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passive gate chain amplifier

dragon

Oct 31, 2022
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So ive got a cool new design here, I think I know there is a way to passively amplify things, and its via repeating the signal in a chain, and then i fan it all in together to get 1x amp for every repetition of the chain.

I do it via opening the next gate with the last gate, so each time i open a gate, I only need the same amount of power that opened me from the one before, each time. And then its just a matter of getting it to not overconduct when bringing them all together onto the 1 wire.

In this design, I require a new power supply for each repetition of the signal in the gain, which I get in the form of opening a passive gate by backwashing a capacitor two ways, the tricky thing being the power supplies/sources go in series with each other, (they are attracted to the opposite poles of the other supplies) so theres a wire pathway in there used to divert away from this happening.

The output I'm getting out of it isnt 100% perfect, but I think its working, but I have only tested it visually, I need to test it with a speaker to know for sure its actually working properly.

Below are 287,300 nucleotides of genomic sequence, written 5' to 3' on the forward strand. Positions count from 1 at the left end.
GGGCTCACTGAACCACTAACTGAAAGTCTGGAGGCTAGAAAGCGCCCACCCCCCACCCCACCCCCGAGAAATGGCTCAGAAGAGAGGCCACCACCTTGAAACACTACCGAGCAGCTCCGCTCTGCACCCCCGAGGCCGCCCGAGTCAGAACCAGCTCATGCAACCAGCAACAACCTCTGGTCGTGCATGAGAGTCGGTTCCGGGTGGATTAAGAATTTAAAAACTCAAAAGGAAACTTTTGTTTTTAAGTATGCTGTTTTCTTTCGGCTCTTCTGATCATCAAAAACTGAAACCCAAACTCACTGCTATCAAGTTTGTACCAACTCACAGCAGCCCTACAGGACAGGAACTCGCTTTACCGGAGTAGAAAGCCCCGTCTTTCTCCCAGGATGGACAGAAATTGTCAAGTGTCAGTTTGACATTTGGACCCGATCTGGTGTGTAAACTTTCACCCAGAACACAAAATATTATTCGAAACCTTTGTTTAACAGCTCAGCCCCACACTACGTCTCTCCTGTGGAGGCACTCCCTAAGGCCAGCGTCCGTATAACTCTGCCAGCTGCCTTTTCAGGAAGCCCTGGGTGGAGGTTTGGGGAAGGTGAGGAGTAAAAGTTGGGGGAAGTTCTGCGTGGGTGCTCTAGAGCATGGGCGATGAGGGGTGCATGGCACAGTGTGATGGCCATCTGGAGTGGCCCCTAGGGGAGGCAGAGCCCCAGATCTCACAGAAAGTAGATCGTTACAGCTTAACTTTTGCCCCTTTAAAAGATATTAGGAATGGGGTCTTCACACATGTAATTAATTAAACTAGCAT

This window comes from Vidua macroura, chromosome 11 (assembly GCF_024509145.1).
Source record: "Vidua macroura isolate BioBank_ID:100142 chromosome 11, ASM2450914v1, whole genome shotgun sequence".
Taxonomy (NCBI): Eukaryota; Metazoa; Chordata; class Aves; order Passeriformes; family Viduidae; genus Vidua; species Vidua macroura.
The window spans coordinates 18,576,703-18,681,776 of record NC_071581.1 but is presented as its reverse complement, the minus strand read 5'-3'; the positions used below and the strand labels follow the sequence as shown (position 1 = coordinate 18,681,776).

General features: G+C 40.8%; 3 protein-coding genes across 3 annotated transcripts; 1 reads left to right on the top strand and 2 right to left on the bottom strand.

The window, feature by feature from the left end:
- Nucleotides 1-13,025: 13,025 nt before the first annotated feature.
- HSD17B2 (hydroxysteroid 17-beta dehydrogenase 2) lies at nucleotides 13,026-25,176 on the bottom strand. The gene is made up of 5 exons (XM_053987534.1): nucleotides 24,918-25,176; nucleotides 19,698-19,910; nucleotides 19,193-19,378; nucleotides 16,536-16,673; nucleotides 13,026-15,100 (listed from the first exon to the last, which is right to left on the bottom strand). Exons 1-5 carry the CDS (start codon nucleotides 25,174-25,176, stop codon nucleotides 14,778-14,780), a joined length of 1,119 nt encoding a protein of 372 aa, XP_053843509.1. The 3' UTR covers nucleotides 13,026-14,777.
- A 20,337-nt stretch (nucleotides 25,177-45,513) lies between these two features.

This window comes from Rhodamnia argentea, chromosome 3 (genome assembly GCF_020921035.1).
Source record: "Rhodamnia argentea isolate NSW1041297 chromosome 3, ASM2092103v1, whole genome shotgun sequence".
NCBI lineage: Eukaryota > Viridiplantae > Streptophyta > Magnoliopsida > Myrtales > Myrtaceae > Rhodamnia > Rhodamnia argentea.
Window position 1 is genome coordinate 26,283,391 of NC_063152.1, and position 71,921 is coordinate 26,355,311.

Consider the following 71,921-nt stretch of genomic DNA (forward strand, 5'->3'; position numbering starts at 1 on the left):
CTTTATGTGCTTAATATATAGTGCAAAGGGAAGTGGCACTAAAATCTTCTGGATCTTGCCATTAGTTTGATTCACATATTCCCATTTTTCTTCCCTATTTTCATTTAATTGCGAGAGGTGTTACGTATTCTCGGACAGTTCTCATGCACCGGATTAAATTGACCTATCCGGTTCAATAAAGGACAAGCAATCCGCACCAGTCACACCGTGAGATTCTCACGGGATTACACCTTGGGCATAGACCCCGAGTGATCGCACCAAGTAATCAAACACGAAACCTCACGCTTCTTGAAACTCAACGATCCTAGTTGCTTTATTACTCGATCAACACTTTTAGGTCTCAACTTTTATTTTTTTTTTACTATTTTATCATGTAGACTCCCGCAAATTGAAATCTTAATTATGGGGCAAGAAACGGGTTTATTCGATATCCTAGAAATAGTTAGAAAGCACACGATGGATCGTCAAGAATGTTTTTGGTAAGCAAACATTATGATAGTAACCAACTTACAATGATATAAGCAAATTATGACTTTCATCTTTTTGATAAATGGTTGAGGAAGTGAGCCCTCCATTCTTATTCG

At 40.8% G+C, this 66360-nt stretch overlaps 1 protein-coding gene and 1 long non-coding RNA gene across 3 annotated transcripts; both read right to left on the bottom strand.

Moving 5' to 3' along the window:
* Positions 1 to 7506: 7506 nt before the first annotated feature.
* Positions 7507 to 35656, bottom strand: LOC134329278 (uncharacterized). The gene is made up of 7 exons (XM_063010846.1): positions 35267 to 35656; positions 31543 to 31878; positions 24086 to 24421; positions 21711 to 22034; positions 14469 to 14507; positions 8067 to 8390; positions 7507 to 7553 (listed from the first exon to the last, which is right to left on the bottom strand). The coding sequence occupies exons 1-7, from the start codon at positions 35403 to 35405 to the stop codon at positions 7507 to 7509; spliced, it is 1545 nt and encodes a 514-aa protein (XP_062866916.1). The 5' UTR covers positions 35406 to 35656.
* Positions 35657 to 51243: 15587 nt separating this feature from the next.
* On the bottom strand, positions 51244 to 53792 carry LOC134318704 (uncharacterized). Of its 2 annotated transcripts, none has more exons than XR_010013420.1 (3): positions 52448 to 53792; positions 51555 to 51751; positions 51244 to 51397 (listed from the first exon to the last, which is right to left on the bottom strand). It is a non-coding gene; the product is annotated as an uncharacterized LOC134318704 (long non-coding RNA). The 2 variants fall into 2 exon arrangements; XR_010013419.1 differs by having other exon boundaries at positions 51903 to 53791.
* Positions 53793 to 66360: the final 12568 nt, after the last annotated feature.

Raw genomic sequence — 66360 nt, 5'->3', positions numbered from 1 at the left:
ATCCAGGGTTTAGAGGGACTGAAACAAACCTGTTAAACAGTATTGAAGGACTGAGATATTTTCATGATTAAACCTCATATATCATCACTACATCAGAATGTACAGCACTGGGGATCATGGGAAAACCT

A cool thing is if you could amplify with just capacitors alone, and only running a small amount of current spread out of its resistors, then u can amplify at extremely cool temperatures, without it heating up like transistor amps do.

Here is the hand drawn sketch schematic->

pasamp.png

The supplies should be set at the peak signal voltage.
As you can see maybe, the signal opens the first gate,
which then the a supply opens the gate for the b supply,
and the output is coming out of the diversion, and is
on the inverted state of the open gate. (it happens when
they are closed.) They both open together, and close
together.
If the signal is 1 volt, then all the gates to open are 1 volt,
then they fan in together to get the total amplification.




But there is something wierd about it, its not increasing volts its increasing amps, but thats just as good, if u put a high voltage in with a high resistance, then these will add up to an effective lower resistance, just u need crank the volts into it for it to work, but that would still be possible to do to use it.
 
Last edited:

Alec_t

Jul 7, 2015
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Using just passive components you can amplify pulsed voltage or pulsed current, but you can't amplify both at the same time, since output energy is always less than input energy.